Ever wondered how the good guys catch bad guys? I meant to say, what’s the process of catching bad guys who create virus, malware, crypto-lockers? It’s sort of a grey area and mostly not discussed very openly about the different methodologies used for Catching bad guys who create and distribute viruses and malwares. In a cyber environment, live bait becomes honeypots—fake targets made to attract cyber criminals. Big data analysis replaces interrogations as millions of data points are analyzed and visually represented to determine behavioral patterns. Forensic analysis is just as clinical: viruses are carefully dissected in post mortem analyses. BTW, fair warning … TLDR
The end result? An average of 130,000 malicious files and more than 20,000 infected websites are detected and tracked every single day. Several million connections per minute to honeypot servers are made to push real-time counter-measures to our users’ computers and mobile devices.
Where Hackers Hang Out
AntiVirus companies gathers information about malware – and about the hackers who create them – by infiltrating hacker chat rooms, monitoring poisoned websites, and collecting forensic samples of malicious code to reverse engineer them. How these anti-malware and antivirus teams infiltrate chat rooms is a well-guarded secret, but the primary method of collecting code samples to reverse engineer is well known: ‘honeypots.’ But we can guess, they hire ex-cons and bait wannabe hackers to contribute codes to real hackers to gain trust and infiltrate hacking groups. In some cases, they hack hackers infrastructure or simply reverse engineer their codes to gain insider knowledge
Honeypots, Honeynets & Honeyfarms
If you were a hacker who is trying to spread malware, you would try to scan a subnet and find vulnerable computers. Once you’ve found it, voila… you’ve just got your first zombie. Remember rxbot? No? ahem!! Anyway, honeypots are regular computers, unprotected and connected to the Internet. Hackers regularly scan IP addresses across the Internet looking for vulnerable computers like these, and they have automated tools to penetrate these machines and look around for banking documents, passwords, address books, or any other information that could be sold to spammers and other hackers en masse. Often they leave a keylogger (records keyword strokes) and back doors (remote access) so they can continue to harvest new passwords and credit card data, and turn the computer into a botnet or spam relay.
Virus hunters monitor these hacker intrusions and learn as much as they can about criminals’ tools and intentions. To increase the likelihood of being discovered and hacked, they set up rows of these honeypots on virtual machines. To avoid the liability of the infected honeypots being used to harm others — what is known as ‘downstream liability’ — the honeypots are usually set up in a honeynet behind a firewall that allows all Internet traffic to come in, but none to go back out. The whole operation is called a honeyfarm. So in short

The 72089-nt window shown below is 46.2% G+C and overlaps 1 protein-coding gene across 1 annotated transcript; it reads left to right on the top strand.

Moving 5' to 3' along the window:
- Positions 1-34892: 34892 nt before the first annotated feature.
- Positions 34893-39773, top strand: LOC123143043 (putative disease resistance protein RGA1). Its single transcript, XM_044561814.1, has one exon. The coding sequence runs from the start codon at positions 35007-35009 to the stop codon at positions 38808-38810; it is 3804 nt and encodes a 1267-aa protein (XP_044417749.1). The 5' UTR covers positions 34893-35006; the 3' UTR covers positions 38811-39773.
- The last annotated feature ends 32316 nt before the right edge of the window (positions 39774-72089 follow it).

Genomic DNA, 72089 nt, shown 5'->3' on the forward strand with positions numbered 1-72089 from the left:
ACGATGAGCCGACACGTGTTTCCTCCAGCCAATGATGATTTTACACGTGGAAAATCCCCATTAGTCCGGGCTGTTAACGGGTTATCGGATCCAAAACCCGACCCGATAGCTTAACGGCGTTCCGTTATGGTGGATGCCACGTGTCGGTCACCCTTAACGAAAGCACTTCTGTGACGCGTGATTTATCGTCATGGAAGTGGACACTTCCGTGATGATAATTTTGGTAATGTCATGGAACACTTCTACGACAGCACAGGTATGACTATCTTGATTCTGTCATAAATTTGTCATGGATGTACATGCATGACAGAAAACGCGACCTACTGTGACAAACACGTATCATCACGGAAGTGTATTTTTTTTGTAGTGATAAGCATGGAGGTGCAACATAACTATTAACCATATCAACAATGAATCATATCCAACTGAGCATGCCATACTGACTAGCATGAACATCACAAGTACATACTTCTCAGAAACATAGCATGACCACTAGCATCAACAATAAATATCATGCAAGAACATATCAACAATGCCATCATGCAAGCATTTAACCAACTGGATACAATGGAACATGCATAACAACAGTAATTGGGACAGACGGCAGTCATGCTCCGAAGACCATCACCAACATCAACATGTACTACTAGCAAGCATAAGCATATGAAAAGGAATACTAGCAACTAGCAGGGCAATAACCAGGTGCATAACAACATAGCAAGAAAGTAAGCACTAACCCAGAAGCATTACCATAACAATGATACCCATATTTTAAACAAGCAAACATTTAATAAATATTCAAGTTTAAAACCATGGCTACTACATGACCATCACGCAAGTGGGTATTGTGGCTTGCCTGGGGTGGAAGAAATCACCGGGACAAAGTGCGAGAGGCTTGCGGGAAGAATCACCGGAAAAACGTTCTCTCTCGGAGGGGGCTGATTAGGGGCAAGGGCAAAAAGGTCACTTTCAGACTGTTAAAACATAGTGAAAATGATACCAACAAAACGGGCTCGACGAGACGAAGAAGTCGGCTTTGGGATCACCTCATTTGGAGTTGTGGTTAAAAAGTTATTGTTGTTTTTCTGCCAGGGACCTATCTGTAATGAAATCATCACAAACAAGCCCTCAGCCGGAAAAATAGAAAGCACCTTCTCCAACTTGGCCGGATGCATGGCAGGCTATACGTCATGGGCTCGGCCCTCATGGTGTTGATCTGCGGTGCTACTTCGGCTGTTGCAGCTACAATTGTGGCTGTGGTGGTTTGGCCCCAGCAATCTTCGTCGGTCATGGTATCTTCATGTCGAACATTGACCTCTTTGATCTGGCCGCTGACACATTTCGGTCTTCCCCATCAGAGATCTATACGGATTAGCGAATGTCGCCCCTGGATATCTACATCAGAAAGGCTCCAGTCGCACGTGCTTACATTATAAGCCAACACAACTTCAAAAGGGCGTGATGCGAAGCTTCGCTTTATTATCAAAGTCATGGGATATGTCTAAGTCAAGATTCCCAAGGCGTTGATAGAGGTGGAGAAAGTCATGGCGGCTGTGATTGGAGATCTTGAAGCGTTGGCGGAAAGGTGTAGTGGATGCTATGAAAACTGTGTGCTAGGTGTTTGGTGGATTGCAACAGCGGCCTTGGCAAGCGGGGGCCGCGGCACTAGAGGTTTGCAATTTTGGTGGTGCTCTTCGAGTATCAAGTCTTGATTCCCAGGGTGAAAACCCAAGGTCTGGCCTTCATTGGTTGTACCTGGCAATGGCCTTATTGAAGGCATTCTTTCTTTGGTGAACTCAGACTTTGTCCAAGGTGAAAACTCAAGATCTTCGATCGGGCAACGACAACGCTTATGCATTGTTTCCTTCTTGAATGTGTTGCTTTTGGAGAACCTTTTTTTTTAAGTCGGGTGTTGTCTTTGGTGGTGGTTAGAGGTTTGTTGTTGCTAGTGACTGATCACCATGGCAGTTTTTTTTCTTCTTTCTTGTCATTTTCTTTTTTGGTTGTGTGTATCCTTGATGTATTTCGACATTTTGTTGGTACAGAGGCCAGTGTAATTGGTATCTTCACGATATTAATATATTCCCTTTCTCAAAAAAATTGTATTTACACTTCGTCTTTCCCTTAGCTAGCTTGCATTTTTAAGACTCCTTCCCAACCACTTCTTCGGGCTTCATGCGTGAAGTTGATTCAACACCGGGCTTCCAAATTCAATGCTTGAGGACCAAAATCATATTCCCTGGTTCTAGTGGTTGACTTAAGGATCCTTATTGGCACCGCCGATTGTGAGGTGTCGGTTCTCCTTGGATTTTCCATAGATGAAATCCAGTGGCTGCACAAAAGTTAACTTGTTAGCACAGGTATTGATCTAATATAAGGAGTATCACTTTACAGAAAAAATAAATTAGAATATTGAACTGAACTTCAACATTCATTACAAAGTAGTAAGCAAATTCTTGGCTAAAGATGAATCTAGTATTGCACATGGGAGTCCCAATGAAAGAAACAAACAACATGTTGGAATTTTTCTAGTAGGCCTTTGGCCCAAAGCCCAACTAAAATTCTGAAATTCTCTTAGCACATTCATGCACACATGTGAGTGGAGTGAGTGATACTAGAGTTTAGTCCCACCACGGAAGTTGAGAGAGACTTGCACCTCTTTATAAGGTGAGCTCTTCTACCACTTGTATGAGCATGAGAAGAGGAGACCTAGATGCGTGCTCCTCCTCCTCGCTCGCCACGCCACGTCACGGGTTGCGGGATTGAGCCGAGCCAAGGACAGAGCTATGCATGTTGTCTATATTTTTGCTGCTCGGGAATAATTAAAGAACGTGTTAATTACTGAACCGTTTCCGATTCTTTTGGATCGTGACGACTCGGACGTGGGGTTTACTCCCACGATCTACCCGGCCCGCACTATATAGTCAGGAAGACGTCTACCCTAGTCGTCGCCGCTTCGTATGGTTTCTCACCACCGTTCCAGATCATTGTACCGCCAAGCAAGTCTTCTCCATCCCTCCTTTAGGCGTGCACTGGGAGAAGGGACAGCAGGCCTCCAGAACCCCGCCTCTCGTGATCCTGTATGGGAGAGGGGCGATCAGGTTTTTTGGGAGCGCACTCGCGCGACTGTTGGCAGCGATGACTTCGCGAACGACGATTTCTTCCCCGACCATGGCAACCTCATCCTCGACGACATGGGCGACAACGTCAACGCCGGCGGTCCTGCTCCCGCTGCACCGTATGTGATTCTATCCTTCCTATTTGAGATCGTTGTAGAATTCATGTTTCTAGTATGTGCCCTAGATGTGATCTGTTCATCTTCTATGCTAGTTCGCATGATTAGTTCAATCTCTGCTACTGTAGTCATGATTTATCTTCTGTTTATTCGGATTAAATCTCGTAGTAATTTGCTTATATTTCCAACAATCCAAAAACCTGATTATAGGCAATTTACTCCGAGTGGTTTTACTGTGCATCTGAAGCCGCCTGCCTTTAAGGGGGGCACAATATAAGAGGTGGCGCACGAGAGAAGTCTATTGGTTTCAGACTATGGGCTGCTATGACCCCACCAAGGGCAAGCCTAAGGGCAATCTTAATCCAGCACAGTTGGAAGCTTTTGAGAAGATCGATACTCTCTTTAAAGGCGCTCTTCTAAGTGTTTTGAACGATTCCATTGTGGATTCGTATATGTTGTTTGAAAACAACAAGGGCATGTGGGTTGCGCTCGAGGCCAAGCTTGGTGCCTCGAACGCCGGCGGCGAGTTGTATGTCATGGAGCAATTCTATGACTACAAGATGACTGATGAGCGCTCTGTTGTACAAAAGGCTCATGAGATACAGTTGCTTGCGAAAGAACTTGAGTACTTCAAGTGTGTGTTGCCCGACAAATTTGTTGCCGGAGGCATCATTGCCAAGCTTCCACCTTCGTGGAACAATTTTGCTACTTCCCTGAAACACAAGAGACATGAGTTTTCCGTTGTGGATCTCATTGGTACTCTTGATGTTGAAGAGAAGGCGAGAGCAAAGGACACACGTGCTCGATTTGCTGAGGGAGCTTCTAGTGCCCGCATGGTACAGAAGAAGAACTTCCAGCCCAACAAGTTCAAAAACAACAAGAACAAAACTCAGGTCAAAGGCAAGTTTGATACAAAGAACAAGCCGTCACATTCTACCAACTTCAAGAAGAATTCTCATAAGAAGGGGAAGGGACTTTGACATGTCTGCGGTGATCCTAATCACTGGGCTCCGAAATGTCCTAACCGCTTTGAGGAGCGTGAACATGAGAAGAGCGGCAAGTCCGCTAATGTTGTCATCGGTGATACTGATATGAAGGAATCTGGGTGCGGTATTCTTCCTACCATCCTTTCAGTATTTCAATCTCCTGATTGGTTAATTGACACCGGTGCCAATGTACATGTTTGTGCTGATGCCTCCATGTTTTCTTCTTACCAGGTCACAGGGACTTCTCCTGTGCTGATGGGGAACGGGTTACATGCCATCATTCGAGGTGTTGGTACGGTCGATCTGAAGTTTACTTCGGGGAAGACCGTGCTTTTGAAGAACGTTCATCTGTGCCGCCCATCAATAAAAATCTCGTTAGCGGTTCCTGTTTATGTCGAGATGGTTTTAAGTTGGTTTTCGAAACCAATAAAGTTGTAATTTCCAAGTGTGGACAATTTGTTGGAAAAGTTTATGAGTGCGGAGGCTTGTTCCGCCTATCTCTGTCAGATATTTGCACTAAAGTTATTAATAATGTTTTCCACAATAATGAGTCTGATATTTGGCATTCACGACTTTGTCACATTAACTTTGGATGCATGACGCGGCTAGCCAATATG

Honeypot <—> Lives in Honeynet (behind a separate network) <–> “X” amount of Honeypot + Honeynets are called Honeyfarm.
Of course, hackers monitor the forwarding of log files, keystroke captures, and outbound traffic. So Virus hunters have developed a number of ways to mimic such activity so that they can gather as much information as possible from the honeypot without the hackers detecting fake activity.
Social engineering is the Achilles Heel of Antivirus security: we can stop malware code from executing on your machine, but no one can stop you from clicking on something you shouldn’t. Nigerian banking scams, Ransomware (like Cryptolocker and CryptoDefense), Spear-phishing and other successful scams all rely on of social engineering in combination with malware technology.
Social engineering is the art of convincing a computer user to willingly divulge passwords, social security numbers, and other personal identity information that can be harvested and sold to others, or held as ransom for immediate payment. Social engineering can also be used to convince users to download fake anti-virus software (which does exactly the opposite of protecting you) or to visit fake banking websites where you unwittingly enter your account numbers and passwords.
Analyse, identify and neutralize a virus in seconds
Many of these hack attempts are merely variants of malware we’ve seen before, so we can quickly handle them. But the exploits known as “zero-day” attacks are much more complicated to handle since they exploit unknown security holes in browsers, Java, Adobe Flash and other common software to infect the victim’s computer. How does one analyze massive data streams, identify unknown malicious files, and reverse-engineer them to code an antidote in seconds?